Did you try anything specific to help you baby sleep through the night?  When did your kiddo start sleeping through the night?

For more ideas, I really loved this article on encouraging newborns to sleep at night - it included some things I’ve done with my babies, and some things I didn’t think of (like using a different nighttime swaddle)!




Quick Tips For Busy Families Review (Thumbs Up)

(Affiliate link below.)

This book - Quick Tips For Busy Families - caught my eye when I saw it on a book review list a couple months ago.  It has taken me forever to finish it - not because it isn't good, but because it's just what the title says, quick tips!  

Each chapter is short and to-the-point, but every page is also full of great ideas for ways to use teachable moments with your kids, fun stuff to do together, creative discipline ideas, and encouragement to use every opportunity to train your child in the way they should go.  I found myself not necessarily wanting to skip to the next chapter, because I wanted to remember some of the things he had just shared!  Not all of the chapters pertained to me (a lot of them included school/teacher-realted tips, which I probably won't need since we're homeschooling), but I still got a lot out of this book.

This definitely isn't a book to read once and put forever on the shelf, it's a book that could be a reference when you need a quick shot of encouragement or creativity in parenting.  I really enjoyed it!

Note: I received a copy of this book for free in exchange for a review.  This is my honest opinion.

How We Do Advent



Advent season is almost over, but I really wanted to do a little spotlight on our Advent Calendar this year.  I've had a few friends ask me this year what we do for Advent as a family.

The year we had Wyatt, Derek's brother, Jeff, and his wife, Rae, sent us this Advent calendar!  My sister-in-law is a master potter who is so talented, and she made the jars - and Derek's brother fashioned this cool rotating display for them.



We have one pot for each day of the month up to Christmas.  Every year before December 1st, Jeff and Rae send us a box filled with goodies to put in the calendar!  It's their Christmas gift to the kids each year, and it makes it so easy for Derek and I to do Advent, because we don't even have to think about putting everything together.




Each jar contains a paper with a verse on it and a chocolate for each of the kids.  I usually let the kids eat their chocolates while we read the verse and then talk about it (or sometimes we'll work on memorizing the verses, now that the kids are getting older).  And then some of the days also have an extra surprise in the jar.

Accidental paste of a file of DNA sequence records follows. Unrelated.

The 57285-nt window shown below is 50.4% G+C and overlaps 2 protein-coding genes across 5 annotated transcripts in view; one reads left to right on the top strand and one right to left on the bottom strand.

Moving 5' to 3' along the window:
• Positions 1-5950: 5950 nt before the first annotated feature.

This year so far the kids have been surprised with coins for their piggy bank, a charitable gift in their names (which is great for talking about giving at Christmas time), and if it's a present day they will get a little card with a present number on it.  In the box of stuff, Jeff and Rae send numbered presents for each kid, usually four or five of them!  The kids get so excited about doing Advent each night, and when it's a present night everyone cheers!




(The kids got these jammies as one of their presents this year, and they were so excited!  I let them wear them exactly one night before I stashed them away for Christmas Eve.  You know, so we have fresh, clean jammies for Christmas morning? I didn't buy Christmas jammies this year, and my kids seem to ruin new pajamas after two nights, so I'm saving them.)

I love our Advent calendar, and I am so grateful to Jeff and Rae for putting it together for us every year.  It's a great way to focus on Jesus's birth and have some Christmas fun each night with the kids, and I honestly don't think I would be organized enough to do this every year without their help!



What do you all do for Advent, as a family?




What Do You Want To Teach Your Kids About Friendship?




Do you remember the very first friend you made?  Are you still friends with that person?  I am curious because I made my first friend in first grade, because we found out we were reading the same books (which I'm sure surprises none of you who read this blog regularly).  Unfortunately the friendship didn't last beyond the beginning of third grade, but that's another story for another day.  

Seeing my own kids making friends now has made me think harder about what kinds of things I want to teach them about being a good friend.  What makes a good friend?  What can you do to help your kids treat their little friends well?  

I'd love to hear your answers to these questions.  Personally, Proverbs is like a handbook for friendship to me - there are so many principles there for all kinds of relationships, including friendship.  I wrote a post that is up over at Tommy Nelson featuring some of my favorite Scriptural principles for friendship - and how to teach those to our children from a young age!  

Check it out, and please let me know what you try to teach your kids about friendship in the comments below!  I'd love to hear!


Preparing Little Hearts For Thanksgiving




As I sit here to write this, the kids are tromping out to the porch with their fall boots, and I can hear yellow leaves rustling outside.  Like so many others, I claim fall as my favorite time of year.  Everything is just a little more beautiful in the fall, and more alive as everything turns brilliant in one more blaze of glory before everything fades for winter.